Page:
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Superclass -> Vehicle | Subclasses -> Car & Bike

If the class Car requires a startCar() method (which outputs a string of value 'BRUMM' when invoked) and even the class Bike requires a similar method startBike() (which outputs a string of value 'TRUMM' when invoked) Would it be better to go about it this way, or instead have a startVehicle() method in the superclass Vehicle which is coded differently for the different outputs for the respective subclasses: Car and Bike?

Edit: Bike refers to Motor Bike

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How do you start a bike? –  Mechanical snail Aug 4 '12 at 8:12
There are motorized bikes, especially in China. On the topic: your example is quite obvious, but you should not spawn generalizations and base classes just for the sake of oop. Think if somebody will use it –  Roman Saveljev Aug 4 '12 at 8:33
I'm sorry if I caused any confusions, what I was actually referring to was a motor bike which is commonly called a bike in many parts of the world where motor bikes are extensively used as a mode of transportation. To prevent any further questions I've appended a note to my question. –  raj_n Aug 4 '12 at 8:42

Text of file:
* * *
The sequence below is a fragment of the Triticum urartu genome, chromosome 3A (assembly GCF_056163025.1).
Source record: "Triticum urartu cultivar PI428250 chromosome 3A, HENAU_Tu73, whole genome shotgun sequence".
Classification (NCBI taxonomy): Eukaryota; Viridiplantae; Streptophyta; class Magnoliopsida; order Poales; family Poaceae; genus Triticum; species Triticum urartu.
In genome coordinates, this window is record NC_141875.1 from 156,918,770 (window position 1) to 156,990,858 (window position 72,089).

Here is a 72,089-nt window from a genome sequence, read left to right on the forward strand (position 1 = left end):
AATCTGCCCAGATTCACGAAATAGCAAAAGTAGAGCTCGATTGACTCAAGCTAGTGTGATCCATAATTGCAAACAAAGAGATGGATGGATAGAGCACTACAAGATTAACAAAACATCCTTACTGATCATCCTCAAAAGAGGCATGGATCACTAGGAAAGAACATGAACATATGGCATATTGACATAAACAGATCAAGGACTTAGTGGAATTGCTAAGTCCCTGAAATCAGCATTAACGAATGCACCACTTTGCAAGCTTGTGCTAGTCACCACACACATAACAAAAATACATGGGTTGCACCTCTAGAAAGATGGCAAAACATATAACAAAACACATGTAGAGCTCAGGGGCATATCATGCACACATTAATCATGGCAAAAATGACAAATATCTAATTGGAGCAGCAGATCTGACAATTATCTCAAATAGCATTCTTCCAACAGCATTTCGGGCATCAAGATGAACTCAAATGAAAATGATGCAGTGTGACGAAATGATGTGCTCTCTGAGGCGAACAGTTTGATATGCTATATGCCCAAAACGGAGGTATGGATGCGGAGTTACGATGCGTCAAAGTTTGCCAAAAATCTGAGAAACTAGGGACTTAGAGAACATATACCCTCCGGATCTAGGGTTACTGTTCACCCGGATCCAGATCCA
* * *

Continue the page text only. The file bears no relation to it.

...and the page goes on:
1 Answer 1

up vote 4 down vote accepted

First, instead of using startCar() and startBike() [and startVehicle()] respectively, the function could [and should] just be called 'start()' (e.g. Car.start(), Bike.start(), Vehicle.start()), as each function shares the same intention, and is designed to give the same type of output.

Now, if most/all of your subclasses are going to implement a start function then I'd recommend creating the start() function in the superclass, and then overriding it in the subclasses.

Additionally, if Car.start() and Bike.start() share a lot (but not all) of the same functionality (e.g. they both start an engine of some sort), then put the similar code into the Vehicle.start(). Then, when you write Car.start() and Bike.start() to override Vehicle.start(), the respective functions should call Vehicle.start() method, before running their class-specific code.

P.S. Definitely do not code the superclass's start() function to put out a different value based on a class's actual type; basically a superclass shouldn't have to know about the subclass... otherwise, what's the point? :)

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Nice answer! +1. –  Madara Uchiha Aug 4 '12 at 8:25

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